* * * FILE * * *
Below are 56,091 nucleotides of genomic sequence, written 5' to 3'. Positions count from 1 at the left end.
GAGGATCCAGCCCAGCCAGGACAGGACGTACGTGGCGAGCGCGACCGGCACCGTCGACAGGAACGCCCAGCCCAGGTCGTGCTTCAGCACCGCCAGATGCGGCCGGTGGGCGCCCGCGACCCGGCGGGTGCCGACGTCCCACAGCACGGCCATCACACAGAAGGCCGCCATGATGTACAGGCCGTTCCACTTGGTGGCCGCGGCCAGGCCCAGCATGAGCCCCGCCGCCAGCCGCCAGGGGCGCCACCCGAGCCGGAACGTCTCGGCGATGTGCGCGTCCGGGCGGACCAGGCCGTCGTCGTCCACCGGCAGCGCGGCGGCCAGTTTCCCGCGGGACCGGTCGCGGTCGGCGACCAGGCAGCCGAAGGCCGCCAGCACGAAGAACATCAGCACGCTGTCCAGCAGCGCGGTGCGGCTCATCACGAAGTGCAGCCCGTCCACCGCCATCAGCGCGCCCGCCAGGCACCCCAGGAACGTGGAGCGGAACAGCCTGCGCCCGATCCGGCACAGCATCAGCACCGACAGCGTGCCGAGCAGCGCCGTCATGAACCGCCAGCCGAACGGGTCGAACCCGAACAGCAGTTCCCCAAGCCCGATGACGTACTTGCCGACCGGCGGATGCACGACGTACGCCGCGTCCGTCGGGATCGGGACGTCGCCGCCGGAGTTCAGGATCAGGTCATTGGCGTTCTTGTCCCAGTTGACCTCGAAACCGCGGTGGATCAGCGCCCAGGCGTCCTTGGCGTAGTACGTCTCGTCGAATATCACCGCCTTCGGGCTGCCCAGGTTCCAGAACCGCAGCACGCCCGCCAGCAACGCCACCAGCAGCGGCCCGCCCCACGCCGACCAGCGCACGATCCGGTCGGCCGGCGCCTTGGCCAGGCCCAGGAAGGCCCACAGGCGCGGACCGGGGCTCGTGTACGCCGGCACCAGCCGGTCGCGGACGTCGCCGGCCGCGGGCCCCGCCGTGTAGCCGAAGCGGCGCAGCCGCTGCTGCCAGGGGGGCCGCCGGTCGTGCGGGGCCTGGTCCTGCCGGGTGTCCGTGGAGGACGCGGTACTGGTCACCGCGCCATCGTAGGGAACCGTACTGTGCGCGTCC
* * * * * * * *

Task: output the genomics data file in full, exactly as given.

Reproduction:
Below are 56,091 nucleotides of genomic sequence, written 5' to 3'. Positions count from 1 at the left end.
GAGGATCCAGCCCAGCCAGGACAGGACGTACGTGGCGAGCGCGACCGGCACCGTCGACAGGAACGCCCAGCCCAGGTCGTGCTTCAGCACCGCCAGATGCGGCCGGTGGGCGCCCGCGACCCGGCGGGTGCCGACGTCCCACAGCACGGCCATCACACAGAAGGCCGCCATGATGTACAGGCCGTTCCACTTGGTGGCCGCGGCCAGGCCCAGCATGAGCCCCGCCGCCAGCCGCCAGGGGCGCCACCCGAGCCGGAACGTCTCGGCGATGTGCGCGTCCGGGCGGACCAGGCCGTCGTCGTCCACCGGCAGCGCGGCGGCCAGTTTCCCGCGGGACCGGTCGCGGTCGGCGACCAGGCAGCCGAAGGCCGCCAGCACGAAGAACATCAGCACGCTGTCCAGCAGCGCGGTGCGGCTCATCACGAAGTGCAGCCCGTCCACCGCCATCAGCGCGCCCGCCAGGCACCCCAGGAACGTGGAGCGGAACAGCCTGCGCCCGATCCGGCACAGCATCAGCACCGACAGCGTGCCGAGCAGCGCCGTCATGAACCGCCAGCCGAACGGGTCGAACCCGAACAGCAGTTCCCCAAGCCCGATGACGTACTTGCCGACCGGCGGATGCACGACGTACGCCGCGTCCGTCGGGATCGGGACGTCGCCGCCGGAGTTCAGGATCAGGTCATTGGCGTTCTTGTCCCAGTTGACCTCGAAACCGCGGTGGATCAGCGCCCAGGCGTCCTTGGCGTAGTACGTCTCGTCGAATATCACCGCCTTCGGGCTGCCCAGGTTCCAGAACCGCAGCACGCCCGCCAGCAACGCCACCAGCAGCGGCCCGCCCCACGCCGACCAGCGCACGATCCGGTCGGCCGGCGCCTTGGCCAGGCCCAGGAAGGCCCACAGGCGCGGACCGGGGCTCGTGTACGCCGGCACCAGCCGGTCGCGGACGTCGCCGGCCGCGGGCCCCGCCGTGTAGCCGAAGCGGCGCAGCCGCTGCTGCCAGGGGGGCCGCCGGTCGTGCGGGGCCTGGTCCTGCCGGGTGTCCGTGGAGGACGCGGTACTGGTCACCGCGCCATCGTAGGGAACCGTACTGTGCGCGTCC